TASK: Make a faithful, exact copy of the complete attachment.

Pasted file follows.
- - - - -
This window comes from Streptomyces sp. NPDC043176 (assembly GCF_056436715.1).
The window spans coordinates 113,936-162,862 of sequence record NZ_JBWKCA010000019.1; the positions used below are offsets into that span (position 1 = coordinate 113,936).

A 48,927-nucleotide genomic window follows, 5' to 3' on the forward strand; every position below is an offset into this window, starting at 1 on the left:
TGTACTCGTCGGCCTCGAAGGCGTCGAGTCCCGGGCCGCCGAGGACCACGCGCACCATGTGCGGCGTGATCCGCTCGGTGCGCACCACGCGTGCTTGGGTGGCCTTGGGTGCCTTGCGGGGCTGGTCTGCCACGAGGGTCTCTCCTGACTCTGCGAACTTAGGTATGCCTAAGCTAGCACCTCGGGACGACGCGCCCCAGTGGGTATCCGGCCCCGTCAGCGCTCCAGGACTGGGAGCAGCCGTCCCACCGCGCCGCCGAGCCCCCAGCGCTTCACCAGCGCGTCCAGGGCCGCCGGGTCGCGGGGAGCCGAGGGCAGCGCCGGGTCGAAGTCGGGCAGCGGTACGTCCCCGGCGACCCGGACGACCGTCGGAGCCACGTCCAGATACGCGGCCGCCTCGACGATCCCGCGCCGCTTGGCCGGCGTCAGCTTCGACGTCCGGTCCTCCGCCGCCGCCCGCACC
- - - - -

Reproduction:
This window comes from Streptomyces sp. NPDC043176 (assembly GCF_056436715.1).
The window spans coordinates 113,936-162,862 of sequence record NZ_JBWKCA010000019.1; the positions used below are offsets into that span (position 1 = coordinate 113,936).

A 48,927-nucleotide genomic window follows, 5' to 3' on the forward strand; every position below is an offset into this window, starting at 1 on the left:
TGTACTCGTCGGCCTCGAAGGCGTCGAGTCCCGGGCCGCCGAGGACCACGCGCACCATGTGCGGCGTGATCCGCTCGGTGCGCACCACGCGTGCTTGGGTGGCCTTGGGTGCCTTGCGGGGCTGGTCTGCCACGAGGGTCTCTCCTGACTCTGCGAACTTAGGTATGCCTAAGCTAGCACCTCGGGACGACGCGCCCCAGTGGGTATCCGGCCCCGTCAGCGCTCCAGGACTGGGAGCAGCCGTCCCACCGCGCCGCCGAGCCCCCAGCGCTTCACCAGCGCGTCCAGGGCCGCCGGGTCGCGGGGAGCCGAGGGCAGCGCCGGGTCGAAGTCGGGCAGCGGTACGTCCCCGGCGACCCGGACGACCGTCGGAGCCACGTCCAGATACGCGGCCGCCTCGACGATCCCGCGCCGCTTGGCCGGCGTCAGCTTCGACGTCCGGTCCTCCGCCGCCGCCCGCACC